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Universal prenatal screening for hepatitis B, Alberta, 1985-1988.

https://arctichealth.org/en/permalink/ahliterature231268
Source
Can Dis Wkly Rep. 1989 Feb 11;15(6):29-32
Publication Type
Article
Date
Feb-11-1989
Author
J R Waters
Source
Can Dis Wkly Rep. 1989 Feb 11;15(6):29-32
Date
Feb-11-1989
Language
English
French
Publication Type
Article
Keywords
Alberta
Costs and Cost Analysis
Female
Hepatitis B - prevention & control
Humans
Infant
Infant, Newborn
Mass Screening - economics
Pregnancy
Prenatal Diagnosis
Risk factors
Abstract
A cooperative effort to identify all newborn infants at risk of acquiring hepatitis B infection involving the Canadian Red Cross BTS, Health Units, hospitals, and private doctors has been in place in Alberta since 1985. Routine universal screening of all prenatal patients identifies just under 200 infected mothers per year and about 90% of their infants receive HBIG and HB vaccine in a timely manner and are protected against infection and becoming hepatitis B carriers. At least half of these infants would not be identified if a selective testing program was in place and the cost for this much less efficient policy would be at least 4 times higher. The cost per infant protected through the universal screening program is estimated to be less than $1275. Routine screening of prenatal patients for HBsAg in a public health-coordinated program is highly cost effective and efficient. It is recommended that all jurisdictions consider such a program as recommended by the ACIP unless the hepatitis B carrier state is known to be extremely rare.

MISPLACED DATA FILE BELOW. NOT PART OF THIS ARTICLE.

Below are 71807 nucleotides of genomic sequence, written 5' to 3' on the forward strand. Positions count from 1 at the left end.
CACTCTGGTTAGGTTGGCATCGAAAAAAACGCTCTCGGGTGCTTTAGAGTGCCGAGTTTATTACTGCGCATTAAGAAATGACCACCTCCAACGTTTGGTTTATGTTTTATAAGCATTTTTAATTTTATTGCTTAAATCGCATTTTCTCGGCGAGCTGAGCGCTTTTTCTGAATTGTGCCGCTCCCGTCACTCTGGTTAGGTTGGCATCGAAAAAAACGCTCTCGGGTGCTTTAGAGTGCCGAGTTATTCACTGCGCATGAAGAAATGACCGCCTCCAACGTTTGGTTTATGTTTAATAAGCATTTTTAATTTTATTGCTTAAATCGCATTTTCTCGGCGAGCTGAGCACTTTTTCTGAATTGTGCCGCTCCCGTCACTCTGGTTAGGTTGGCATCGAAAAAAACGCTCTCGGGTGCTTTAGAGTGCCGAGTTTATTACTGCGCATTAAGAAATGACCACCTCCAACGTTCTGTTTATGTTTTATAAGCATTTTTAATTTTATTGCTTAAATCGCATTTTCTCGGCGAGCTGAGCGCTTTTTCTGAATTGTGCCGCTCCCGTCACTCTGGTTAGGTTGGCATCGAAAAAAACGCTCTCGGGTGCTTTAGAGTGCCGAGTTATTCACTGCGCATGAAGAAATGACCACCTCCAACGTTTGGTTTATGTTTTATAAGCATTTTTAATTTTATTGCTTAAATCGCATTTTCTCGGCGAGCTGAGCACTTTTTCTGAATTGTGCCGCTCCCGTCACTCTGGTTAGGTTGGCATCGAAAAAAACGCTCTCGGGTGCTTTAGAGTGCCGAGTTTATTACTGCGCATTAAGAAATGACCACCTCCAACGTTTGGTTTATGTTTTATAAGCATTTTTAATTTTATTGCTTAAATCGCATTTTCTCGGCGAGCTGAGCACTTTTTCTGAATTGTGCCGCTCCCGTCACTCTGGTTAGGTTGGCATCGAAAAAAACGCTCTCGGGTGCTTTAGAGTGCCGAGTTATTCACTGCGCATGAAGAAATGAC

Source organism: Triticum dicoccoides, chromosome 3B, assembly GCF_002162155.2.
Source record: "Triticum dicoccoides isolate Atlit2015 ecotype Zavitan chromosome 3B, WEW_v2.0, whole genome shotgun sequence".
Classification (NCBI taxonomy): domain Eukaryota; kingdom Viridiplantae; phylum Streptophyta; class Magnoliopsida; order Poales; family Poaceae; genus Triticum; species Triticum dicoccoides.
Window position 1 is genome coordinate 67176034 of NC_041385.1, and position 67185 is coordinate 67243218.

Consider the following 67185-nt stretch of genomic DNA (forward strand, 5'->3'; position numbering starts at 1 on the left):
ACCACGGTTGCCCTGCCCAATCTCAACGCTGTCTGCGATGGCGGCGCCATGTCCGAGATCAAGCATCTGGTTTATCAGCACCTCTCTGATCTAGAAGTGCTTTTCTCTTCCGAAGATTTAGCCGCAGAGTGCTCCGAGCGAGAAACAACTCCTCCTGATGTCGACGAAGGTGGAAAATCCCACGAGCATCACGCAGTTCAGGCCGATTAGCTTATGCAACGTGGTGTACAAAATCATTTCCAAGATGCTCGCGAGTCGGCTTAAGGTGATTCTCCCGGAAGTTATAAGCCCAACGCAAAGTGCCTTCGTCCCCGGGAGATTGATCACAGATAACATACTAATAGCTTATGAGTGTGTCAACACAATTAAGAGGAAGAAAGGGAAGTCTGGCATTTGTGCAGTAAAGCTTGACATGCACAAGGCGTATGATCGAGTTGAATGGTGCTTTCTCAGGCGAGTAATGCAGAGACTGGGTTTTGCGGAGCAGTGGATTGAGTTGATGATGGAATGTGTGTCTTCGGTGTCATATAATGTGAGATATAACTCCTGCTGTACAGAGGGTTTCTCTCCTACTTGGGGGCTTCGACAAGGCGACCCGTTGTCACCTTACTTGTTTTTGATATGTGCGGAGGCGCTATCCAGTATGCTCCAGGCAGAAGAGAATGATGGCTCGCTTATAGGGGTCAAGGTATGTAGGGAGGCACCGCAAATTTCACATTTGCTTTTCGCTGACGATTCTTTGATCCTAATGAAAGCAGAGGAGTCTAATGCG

PubMed ID
2924362 View in PubMed
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